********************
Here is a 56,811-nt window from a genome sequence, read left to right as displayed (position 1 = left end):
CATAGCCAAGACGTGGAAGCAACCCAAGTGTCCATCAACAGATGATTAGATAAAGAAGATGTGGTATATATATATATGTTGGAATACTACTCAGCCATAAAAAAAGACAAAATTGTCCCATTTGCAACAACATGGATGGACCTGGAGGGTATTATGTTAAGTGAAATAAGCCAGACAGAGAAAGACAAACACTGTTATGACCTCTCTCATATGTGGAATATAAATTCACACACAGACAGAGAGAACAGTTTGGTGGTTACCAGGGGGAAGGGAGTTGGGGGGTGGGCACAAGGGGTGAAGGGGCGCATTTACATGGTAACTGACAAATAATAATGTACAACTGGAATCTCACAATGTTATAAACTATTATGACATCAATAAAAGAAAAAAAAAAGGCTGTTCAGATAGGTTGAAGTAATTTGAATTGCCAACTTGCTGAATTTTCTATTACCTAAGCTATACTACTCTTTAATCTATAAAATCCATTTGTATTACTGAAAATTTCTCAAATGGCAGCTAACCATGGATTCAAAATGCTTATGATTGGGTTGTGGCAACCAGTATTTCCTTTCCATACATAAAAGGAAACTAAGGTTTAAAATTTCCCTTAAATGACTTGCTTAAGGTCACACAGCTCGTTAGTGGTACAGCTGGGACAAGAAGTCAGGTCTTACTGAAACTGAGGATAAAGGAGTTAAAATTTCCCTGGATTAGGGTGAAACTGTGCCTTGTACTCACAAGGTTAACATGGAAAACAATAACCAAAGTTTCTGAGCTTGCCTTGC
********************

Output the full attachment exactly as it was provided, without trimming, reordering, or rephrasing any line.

Here is a 56,811-nt window from a genome sequence, read left to right as displayed (position 1 = left end):
CATAGCCAAGACGTGGAAGCAACCCAAGTGTCCATCAACAGATGATTAGATAAAGAAGATGTGGTATATATATATATGTTGGAATACTACTCAGCCATAAAAAAAGACAAAATTGTCCCATTTGCAACAACATGGATGGACCTGGAGGGTATTATGTTAAGTGAAATAAGCCAGACAGAGAAAGACAAACACTGTTATGACCTCTCTCATATGTGGAATATAAATTCACACACAGACAGAGAGAACAGTTTGGTGGTTACCAGGGGGAAGGGAGTTGGGGGGTGGGCACAAGGGGTGAAGGGGCGCATTTACATGGTAACTGACAAATAATAATGTACAACTGGAATCTCACAATGTTATAAACTATTATGACATCAATAAAAGAAAAAAAAAAGGCTGTTCAGATAGGTTGAAGTAATTTGAATTGCCAACTTGCTGAATTTTCTATTACCTAAGCTATACTACTCTTTAATCTATAAAATCCATTTGTATTACTGAAAATTTCTCAAATGGCAGCTAACCATGGATTCAAAATGCTTATGATTGGGTTGTGGCAACCAGTATTTCCTTTCCATACATAAAAGGAAACTAAGGTTTAAAATTTCCCTTAAATGACTTGCTTAAGGTCACACAGCTCGTTAGTGGTACAGCTGGGACAAGAAGTCAGGTCTTACTGAAACTGAGGATAAAGGAGTTAAAATTTCCCTGGATTAGGGTGAAACTGTGCCTTGTACTCACAAGGTTAACATGGAAAACAATAACCAAAGTTTCTGAGCTTGCCTTGC